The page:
Dec 18 (Bloomberg) -- Copper rose, heading for a third straight weekly gain, as European Union leaders agreed on a plan to contain future debt crises and as economic reports in the U.S. and Germany bolster prospects for metal demand.
EU leaders agreed to amend the bloc’s treaties to create a permanent crisis-management mechanism in 2013. The index of U.S. leading economic indicators increased in November by the most in eight months, a signal the recovery will strengthen early next year. German business confidence gained to a record in December.
People are more optimistic than they were two months ago,” said Michael K. Smith, the president of T&K Futures & Options in Port St. Lucie, Florida. “The U.S. will continue to grow with the rest of the world.”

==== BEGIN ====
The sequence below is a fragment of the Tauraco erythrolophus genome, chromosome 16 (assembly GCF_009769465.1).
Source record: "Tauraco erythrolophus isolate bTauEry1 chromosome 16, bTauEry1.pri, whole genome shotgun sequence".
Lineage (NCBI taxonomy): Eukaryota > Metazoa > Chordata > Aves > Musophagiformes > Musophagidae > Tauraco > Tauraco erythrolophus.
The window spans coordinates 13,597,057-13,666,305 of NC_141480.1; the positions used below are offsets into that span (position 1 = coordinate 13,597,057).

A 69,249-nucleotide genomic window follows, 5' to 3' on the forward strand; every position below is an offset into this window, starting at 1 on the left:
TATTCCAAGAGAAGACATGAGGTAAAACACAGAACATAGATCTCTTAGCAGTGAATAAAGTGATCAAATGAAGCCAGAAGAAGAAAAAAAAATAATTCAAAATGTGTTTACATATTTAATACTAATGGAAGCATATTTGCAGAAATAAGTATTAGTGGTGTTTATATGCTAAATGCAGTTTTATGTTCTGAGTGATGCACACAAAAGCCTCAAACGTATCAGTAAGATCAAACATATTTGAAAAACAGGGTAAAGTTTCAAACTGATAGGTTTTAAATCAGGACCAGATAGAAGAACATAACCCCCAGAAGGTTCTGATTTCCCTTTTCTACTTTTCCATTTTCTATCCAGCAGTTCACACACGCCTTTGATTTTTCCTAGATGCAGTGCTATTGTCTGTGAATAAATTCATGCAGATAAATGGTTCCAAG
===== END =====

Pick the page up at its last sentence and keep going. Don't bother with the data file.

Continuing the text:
Copper futures for delivery in March added 2.7 cents, or 0.7 percent, to $4.143 a pound at 10:58 a.m. on the Comex in New York.
Before today, the metal surged 43 percent since July 1, as global inventories shrank.
We are still looking for higher numbers,” said Kevin Tuohy, a metals trader at MF Global U.K. Ltd. in London. “Copper will be driving the other metals.”
On the London Metal Exchange, copper for delivery in three months rose $74.50, or 0.8 percent, to $9,065.50 a metric ton ($4.11 a pound). The price reached a record $9,267.50 on Dec. 14.
Tin, lead, aluminum and zinc also gained on the LME. Nickel was unchanged.